Whereas it is ordained in the Book of Common Prayer in the administration of the Lord’s Supper, that the communicants kneeling should receive the Holy Communion: which thing being well meant, for a signification of the humble and grateful acknowledging of the benefits of Christ, given unto the worthy receiver, and to avoid the profanation and disorder, which about the Holy Communion might else ensue: lest yet the same kneeling might be thought or taken otherwise, we do declare that it is not meant thereby, that any adoration is done, or ought to be done, either unto the sacramental bread or wine there bodily received, or to any real and essential presence there being of Christ’s natural flesh and blood. For as concerning the sacramental bread and wine, they remain still in their very natural substances, and therefore may not be adored, for that were idolatry to be abhorred of all faithful Christians. And as concerning the natural body and blood of our Saviour Christ, they are in heaven and not here. For it is against the truth of Christ’s true natural body to be in more places than in one at the one time.
So kneeling is a good thing, but the fact of it must not be taken to imply anything concerning the precise nature of the presence of Christ in or at the Sacrament.
The contents of the 1552 Order for Holy Communion are as follows:
The Lord’s Prayer
The Collect for Purity
The Ten Commandments & the Kyrie eleison
The Collect of the Day
The Collect for the King
The Prayer for the Church
Exhortation I or II & III
“Ye that do truly...”
The Confession of Sins
The Comfortable Words
The Sursum Corda
“We do not presume...”
Prayer of Consecration
The Distribution & Communion
The Lord’s Prayer
The Prayer of Thanksgiving (Choice from Two)
The Gloria in Excelsis
This general order was to remain that of the English (in contrast to Scottish) Books of Common Prayer throughout the sixteenth and seventeenth centuries and into the modern era.
The Consecration Prayer and its Context
The text of the 1552 Rite from the Sursum corda through to the Gloria in Excelsis is as follows:
Priest: Lift up your hearts.
Answer: We lift them up unto the Lord.
Priest: Let us give thanks unto our Lord God.
Answer: It is meet and right so to do.
Priest: It is very meet, right, and our bounden duty, that we should at all times, and in all places, give thanks unto thee, O Lord, holy Father, almighty, everlasting God.
Here shall follow the proper Preface, according to the time, if there be any specially appointed:
After which Preface shall follow immediately,
Therefore with angels and archangels, and with all the company of heaven, we laud and magnify thy glorious name, evermore praising thee, and saying,
Holy, holy, holy, Lord God of hosts, heaven and earth are full of thy glory. Glory be to thee, O Lord most high.
Then shall the Priest, kneeling down at God’s board, say, in the name of all them that shall receive the communion, this prayer following.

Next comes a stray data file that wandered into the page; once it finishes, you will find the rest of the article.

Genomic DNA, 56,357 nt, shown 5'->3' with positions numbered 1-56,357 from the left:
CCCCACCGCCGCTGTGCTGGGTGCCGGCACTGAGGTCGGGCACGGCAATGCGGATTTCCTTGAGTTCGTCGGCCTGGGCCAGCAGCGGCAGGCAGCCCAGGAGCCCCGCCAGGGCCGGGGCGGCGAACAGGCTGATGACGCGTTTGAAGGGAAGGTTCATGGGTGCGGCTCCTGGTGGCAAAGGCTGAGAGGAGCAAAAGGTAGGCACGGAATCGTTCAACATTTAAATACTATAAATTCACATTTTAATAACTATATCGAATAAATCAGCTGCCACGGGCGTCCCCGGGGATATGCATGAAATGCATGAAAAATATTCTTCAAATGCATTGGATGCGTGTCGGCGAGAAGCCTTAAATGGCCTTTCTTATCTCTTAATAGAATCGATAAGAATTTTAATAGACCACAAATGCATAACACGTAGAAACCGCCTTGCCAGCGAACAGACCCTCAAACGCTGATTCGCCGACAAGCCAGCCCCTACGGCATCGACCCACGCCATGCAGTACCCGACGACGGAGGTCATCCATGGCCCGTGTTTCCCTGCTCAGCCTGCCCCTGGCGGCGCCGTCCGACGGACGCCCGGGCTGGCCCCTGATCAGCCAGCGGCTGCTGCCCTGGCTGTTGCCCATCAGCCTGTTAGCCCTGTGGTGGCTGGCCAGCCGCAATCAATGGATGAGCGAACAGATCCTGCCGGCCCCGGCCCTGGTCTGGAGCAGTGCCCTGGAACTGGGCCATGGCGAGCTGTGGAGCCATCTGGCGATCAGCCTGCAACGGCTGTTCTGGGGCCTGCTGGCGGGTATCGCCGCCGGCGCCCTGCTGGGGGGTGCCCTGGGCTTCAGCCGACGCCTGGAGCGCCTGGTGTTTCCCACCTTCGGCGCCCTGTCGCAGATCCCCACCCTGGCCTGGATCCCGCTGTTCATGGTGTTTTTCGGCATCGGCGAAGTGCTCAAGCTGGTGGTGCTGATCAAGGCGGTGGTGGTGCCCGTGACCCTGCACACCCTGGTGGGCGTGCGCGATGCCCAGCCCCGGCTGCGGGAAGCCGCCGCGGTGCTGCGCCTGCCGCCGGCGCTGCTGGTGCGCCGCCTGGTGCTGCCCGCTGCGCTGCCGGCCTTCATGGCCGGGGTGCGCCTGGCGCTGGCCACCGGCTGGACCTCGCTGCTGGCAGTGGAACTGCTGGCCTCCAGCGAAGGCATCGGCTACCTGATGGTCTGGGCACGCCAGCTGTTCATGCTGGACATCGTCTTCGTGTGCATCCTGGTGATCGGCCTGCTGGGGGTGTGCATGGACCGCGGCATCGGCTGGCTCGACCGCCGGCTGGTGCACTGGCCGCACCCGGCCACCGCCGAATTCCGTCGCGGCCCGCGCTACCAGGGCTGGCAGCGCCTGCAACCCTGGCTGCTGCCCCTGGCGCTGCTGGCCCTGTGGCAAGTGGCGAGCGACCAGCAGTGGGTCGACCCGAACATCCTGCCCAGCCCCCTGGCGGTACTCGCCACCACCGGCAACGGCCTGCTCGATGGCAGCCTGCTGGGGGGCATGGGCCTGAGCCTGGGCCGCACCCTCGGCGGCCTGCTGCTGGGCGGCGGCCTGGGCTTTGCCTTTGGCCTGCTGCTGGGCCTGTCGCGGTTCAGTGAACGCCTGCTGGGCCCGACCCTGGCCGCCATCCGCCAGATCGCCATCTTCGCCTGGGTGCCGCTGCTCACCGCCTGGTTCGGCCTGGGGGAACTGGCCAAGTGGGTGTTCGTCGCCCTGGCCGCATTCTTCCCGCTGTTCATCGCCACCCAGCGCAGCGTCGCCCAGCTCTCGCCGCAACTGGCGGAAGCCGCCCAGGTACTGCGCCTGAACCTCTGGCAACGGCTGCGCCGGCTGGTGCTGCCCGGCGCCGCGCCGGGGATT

We do not presume to come to this thy table (O merciful Lord) trusting in our own righteousness, but in thy manifold and great mercies. We be not worthy so much as to gather up the crumbs under thy table; but thou art the same Lord whose property is always to have mercy: Grant us therefore (gracious Lord) so to eat the flesh of thy dear Son Jesus Christ, and to drink his blood, that our sinful bodies may be made clean by his body, and our souls washed through his most precious blood, and that we may evermore dwell in him, and he in us. Amen.
Then the Priest, standing up, shall say as followeth:
Almighty God, our heavenly Father, which of thy tender mercy didst give thine only Son Jesus Christ to suffer death upon the cross for our redemption; who made there (by his one oblation of himself once offered) a full, perfect, and sufficient sacrifice, oblation, and satisfaction for the sins of the whole world; and did institute, and in his holy Gospel command us to continue, a perpetual memory of that his precious death until his coming again; Hear us, O merciful Father, we beseech thee; and grant that we, receiving these thy creatures of bread and wine, according to thy Son our Saviour Jesus Christ’s holy institution, in remembrance of his death and passion, may be partakers of his most blessed body and blood; who, in the same night that he was betrayed, took bread; and when he had given thanks, he brake it, and gave it to his disciples, saying, Take, eat; this is my body which is given for you. Do this in remembrance of me. Likewise after supper he took the cup; and when he had given thanks, he gave it to them, saying, Drink ye all of this; for this is my blood of the New Testament, which is shed for you and for many, for remission of sins: do this as oft as ye shall drink it in remembrance of me.
Then shall the Minister first receive the communion in both kinds himself, and next deliver it to other ministers, if any be there present (that they may help the chief minister), and after to the people in their hands kneeling. And when he delivereth the bread he shall say:
Take and eat this, in remembrance that Christ died for thee, and feed on him in thy heart by faith with thanksgiving.
And the minister that delivereth the cup, shall say:
Drink this in remembrance that Christ’s blood was shed for thee, and be thankful.
Then shall the Priest say the Lords Prayer, the people repeating after him every petition.
After shall be said as followeth: